Video: Eleanor Catton wins the Booker with The Luminaries
A sprawling narrative from the 19th-century has taken the last Booker prize of its kind
Traditional storytelling, admittedly ably assisted by sufficient shaggy dogs to power a giant sled, has secured the 2013 Man Booker Prize for the youngest winner in the award’s history.
Canadian-born New Zealander Eleanor Catton triumphed last night with her second novel, , an entertaining human comedy presented as a Victorian thriller set in Hokitika, New Zealand, in 1866 at the height of the gold rush.
Most of the narrative centres on mysterious crimes and dastardly deeds; specifically a murder, the disappearance of a wealthy newcomer, and the suicide attempt of Anna, a hapless local prostitute.
Catton (28), literally, reaches for the stars in the telling of her tale, having devised a complicated grid based on the zodiac and the position of the stars. Ironically the astrological references don’t really matter as the characters are a colourful bunch of uniformly troubled misfits with squalid secrets.
It is all very complicated, engagingly so, like a great ship sailing on a sea of ice-cream or, to be more accurate, gold and opium. These two substances dictate the action, as well as the motivations of the characters.
The assured Catton has a terrific feel for detail and narrative cohesion. When recently interviewed by The Irish Times, she said, with her characteristic serene smile, that she was something of a nerd. It shows; she uses history, science, anecdote, time-shifts and cross-reference. Her characters emerge fully developed, not particularly likeable but believable.
The Luminaries, at 832 pages, is the longest novel yet to win the prize, and also only the second New Zealand novel, the first being Keri Hulme’s The Bone People in 1985, the year of Catton’s birth – so the stars may well have had more to do with her win than with a reader’s enjoyment of the novel.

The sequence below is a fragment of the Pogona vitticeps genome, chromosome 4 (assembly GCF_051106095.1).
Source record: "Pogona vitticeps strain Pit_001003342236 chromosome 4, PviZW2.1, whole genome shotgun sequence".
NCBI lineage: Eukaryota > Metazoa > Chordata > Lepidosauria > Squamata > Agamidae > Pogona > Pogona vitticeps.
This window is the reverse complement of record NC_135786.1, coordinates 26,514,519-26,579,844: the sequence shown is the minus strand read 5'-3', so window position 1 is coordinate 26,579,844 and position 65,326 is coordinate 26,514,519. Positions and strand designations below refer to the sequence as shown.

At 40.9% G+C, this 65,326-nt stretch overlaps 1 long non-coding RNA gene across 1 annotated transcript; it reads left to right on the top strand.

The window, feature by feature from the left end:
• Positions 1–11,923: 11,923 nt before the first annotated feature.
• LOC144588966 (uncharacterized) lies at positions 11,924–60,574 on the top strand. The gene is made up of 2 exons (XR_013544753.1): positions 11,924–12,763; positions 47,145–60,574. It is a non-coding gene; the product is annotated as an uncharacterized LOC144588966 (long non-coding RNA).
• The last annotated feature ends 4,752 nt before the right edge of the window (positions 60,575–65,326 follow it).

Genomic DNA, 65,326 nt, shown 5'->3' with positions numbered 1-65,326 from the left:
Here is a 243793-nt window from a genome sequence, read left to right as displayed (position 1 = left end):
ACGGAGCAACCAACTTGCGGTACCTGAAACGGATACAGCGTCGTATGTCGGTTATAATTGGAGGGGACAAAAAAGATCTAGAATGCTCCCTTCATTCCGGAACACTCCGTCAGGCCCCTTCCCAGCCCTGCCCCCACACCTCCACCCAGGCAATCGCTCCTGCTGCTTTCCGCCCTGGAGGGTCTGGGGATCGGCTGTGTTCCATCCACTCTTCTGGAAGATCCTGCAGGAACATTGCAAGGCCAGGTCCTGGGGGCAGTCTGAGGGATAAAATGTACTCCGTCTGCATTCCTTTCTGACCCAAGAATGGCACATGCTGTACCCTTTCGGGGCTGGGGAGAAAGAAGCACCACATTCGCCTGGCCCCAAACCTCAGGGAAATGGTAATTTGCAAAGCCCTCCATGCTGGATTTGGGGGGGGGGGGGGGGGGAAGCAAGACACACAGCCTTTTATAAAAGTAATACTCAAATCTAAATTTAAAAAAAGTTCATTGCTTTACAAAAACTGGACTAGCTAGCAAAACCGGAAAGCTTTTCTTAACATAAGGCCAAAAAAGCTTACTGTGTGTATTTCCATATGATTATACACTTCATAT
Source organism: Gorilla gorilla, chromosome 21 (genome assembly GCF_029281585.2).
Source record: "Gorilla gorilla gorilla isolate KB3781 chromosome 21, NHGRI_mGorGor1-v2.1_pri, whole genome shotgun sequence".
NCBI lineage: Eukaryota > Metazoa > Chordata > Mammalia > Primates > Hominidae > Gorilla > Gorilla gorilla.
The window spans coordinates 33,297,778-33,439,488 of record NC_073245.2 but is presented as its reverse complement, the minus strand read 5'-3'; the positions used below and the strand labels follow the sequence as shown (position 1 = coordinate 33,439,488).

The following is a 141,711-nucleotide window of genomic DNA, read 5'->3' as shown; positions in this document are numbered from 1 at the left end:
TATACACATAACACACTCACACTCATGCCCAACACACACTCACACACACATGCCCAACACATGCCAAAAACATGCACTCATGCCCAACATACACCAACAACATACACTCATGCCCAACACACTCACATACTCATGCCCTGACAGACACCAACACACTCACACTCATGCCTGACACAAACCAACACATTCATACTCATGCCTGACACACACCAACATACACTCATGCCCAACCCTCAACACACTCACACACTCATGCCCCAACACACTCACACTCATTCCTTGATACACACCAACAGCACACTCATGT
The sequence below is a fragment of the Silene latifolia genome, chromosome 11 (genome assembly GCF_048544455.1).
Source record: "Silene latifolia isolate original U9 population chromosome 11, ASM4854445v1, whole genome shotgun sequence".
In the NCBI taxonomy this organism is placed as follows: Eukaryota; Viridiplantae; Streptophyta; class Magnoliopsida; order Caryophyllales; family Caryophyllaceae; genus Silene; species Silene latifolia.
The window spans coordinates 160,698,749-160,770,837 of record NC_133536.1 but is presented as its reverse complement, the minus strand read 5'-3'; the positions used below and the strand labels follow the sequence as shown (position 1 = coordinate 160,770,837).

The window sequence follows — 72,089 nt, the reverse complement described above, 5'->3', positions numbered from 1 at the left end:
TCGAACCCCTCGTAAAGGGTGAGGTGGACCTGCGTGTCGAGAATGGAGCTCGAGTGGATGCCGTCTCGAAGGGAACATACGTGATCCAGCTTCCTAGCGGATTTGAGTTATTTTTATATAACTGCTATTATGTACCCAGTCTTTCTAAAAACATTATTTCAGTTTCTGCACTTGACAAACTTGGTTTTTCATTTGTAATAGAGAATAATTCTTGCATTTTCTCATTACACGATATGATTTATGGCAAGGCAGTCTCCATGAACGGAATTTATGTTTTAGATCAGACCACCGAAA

It is an audacious work on many levels. Although Catton admits to being disappointed that so many reviewers have focused on the length of the book, The Luminaries defies its epic length, such is the pace and the enjoyable madness. The pastiche has also been criticised, unfairly, as Catton sustains the period feel and the dialogue is very good. There are some hilarious exchanges.
Best of all is that it is a novel noticeably lacking a hero. Young Walter Moody, who wanders into town intent on making his fortune, if still distracted by a fraught relationship with his father, is a confirmed wimp – although he does come to life in the courtroom scene.
Catton makes a case for the unfortunate Anna, but the real star – awkward choice of word in a novel with so much astrology – is the cunning Lydia Wells, a nasty and calculating madam who exploits all who enter her sphere. She dabbles in star charts, dominates the narrative and gets all the best lines.
The plot is played out through a dozen chapters gradually decreasing in length. More Wilkie Collins than Dickens, it is true that The Luminaries may be a small novel brilliantly packaged within a vast one, but it is very funny and executed with daring, if determinedly controlled, panache.
Co-favourite since the shortlist announcement, Catton had to contend with deserved support for one of Britain’s most original novelists, Jim Crace, and his farewell novel, Harvest, an elegantly ambivalent pastoral about an England facing the enclosures. A true sense of menace stalks the narrative. Yet Crace (67), this year’s oldest contender, is too gifted a writer and Harvest too fine a work to be a sentimental winner.
Tóibín loses again
Three-time shortlisted Colm Tóibín had emerged as a late favourite with The Testament of Mary. At 101 pages, it was the briefest book to be shortlisted.
Ironically, in 1997 Crace had been shortlisted for a far superior biblically themed book, Quarantine, but it didn’t win either.
The panel selected the youngest writer, possessed of the biggest ambition, whose shrewd vision capitalised on two irresistible elements: humour, and the ever-appealing plot- and character-driven traditional yarn.
The 19th-century novel is here to stay.